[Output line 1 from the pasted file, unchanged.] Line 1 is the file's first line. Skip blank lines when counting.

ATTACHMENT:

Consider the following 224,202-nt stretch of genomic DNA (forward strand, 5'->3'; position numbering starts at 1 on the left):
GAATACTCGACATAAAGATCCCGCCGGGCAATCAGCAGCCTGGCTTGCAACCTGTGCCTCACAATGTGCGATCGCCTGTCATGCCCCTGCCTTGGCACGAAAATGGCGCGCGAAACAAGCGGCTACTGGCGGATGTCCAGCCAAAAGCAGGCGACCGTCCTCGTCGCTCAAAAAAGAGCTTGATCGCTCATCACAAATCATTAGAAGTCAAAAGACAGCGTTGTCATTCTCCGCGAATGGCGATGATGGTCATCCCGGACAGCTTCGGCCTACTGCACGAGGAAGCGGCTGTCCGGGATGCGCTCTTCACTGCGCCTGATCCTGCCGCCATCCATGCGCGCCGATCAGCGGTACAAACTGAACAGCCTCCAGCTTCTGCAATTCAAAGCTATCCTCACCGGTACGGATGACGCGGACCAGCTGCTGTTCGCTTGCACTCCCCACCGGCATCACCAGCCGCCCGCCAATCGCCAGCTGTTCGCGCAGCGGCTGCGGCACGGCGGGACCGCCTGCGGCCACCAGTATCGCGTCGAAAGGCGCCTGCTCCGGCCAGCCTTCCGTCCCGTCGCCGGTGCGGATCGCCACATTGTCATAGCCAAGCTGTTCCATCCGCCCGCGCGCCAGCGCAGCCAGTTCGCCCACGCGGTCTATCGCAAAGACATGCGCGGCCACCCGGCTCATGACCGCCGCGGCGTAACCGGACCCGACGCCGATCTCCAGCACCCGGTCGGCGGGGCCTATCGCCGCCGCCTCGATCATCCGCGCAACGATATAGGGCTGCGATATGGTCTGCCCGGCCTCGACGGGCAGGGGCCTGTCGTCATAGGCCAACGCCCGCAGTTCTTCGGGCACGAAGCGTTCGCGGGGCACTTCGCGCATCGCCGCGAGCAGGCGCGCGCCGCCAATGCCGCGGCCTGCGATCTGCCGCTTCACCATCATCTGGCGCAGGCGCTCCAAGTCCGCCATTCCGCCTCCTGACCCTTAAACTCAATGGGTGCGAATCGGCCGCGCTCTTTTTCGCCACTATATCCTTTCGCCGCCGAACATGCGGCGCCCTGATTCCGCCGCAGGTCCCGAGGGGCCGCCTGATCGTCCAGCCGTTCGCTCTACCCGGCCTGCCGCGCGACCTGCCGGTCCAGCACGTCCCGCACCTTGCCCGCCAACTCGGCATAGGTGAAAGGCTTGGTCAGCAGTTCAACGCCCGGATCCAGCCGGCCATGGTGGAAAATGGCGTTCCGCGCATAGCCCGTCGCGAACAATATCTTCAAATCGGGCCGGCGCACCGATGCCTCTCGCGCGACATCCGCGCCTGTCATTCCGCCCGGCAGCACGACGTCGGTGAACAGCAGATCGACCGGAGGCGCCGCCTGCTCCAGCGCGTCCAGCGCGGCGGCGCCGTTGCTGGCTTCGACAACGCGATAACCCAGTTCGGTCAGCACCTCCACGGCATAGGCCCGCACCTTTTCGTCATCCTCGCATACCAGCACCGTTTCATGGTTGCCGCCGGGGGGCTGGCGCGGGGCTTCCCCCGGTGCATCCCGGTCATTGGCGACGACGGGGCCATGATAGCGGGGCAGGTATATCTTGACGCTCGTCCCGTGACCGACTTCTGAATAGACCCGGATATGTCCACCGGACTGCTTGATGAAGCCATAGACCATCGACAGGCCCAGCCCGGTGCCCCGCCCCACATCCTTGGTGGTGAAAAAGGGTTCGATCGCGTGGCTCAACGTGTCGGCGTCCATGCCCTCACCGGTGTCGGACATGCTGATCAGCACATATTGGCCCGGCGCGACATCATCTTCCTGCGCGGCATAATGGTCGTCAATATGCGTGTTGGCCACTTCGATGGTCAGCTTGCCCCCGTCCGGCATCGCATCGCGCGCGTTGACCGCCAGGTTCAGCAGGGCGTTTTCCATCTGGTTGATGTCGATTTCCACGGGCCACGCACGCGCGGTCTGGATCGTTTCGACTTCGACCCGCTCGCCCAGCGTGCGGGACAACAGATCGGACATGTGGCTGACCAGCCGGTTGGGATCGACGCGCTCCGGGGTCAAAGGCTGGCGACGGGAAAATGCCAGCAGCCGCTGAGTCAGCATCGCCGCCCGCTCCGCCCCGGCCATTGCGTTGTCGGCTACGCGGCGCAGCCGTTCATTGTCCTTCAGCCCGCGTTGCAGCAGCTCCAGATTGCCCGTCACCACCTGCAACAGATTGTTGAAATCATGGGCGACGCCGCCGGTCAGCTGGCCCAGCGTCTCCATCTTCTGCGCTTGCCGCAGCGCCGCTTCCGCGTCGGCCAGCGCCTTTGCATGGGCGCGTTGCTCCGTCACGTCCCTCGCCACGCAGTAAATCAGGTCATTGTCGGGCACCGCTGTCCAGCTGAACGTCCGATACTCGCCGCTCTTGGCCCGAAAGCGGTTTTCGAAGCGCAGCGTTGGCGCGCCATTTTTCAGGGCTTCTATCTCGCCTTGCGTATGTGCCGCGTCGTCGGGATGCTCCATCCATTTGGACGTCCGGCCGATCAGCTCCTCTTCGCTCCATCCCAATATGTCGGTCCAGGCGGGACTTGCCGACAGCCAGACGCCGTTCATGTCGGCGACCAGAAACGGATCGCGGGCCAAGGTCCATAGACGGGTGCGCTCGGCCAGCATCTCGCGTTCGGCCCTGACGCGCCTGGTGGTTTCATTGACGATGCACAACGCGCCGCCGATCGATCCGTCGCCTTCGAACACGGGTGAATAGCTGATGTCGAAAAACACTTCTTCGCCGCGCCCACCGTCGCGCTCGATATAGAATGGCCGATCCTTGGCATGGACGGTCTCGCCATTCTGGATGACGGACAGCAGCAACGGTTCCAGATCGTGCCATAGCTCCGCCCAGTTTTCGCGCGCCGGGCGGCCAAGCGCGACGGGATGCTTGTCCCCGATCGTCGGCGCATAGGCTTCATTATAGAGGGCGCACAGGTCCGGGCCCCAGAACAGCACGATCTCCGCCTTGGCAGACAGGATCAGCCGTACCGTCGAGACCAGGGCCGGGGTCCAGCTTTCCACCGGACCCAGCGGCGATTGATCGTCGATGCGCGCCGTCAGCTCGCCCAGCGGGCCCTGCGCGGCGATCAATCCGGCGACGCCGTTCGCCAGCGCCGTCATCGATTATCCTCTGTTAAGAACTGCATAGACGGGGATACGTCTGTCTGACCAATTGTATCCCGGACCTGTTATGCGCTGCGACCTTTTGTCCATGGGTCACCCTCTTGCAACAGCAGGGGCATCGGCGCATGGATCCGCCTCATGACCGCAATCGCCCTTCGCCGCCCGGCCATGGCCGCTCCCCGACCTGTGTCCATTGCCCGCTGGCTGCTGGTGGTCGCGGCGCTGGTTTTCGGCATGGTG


Consider the following 224,202-nt stretch of genomic DNA (forward strand, 5'->3'; position numbering starts at 1 on the left):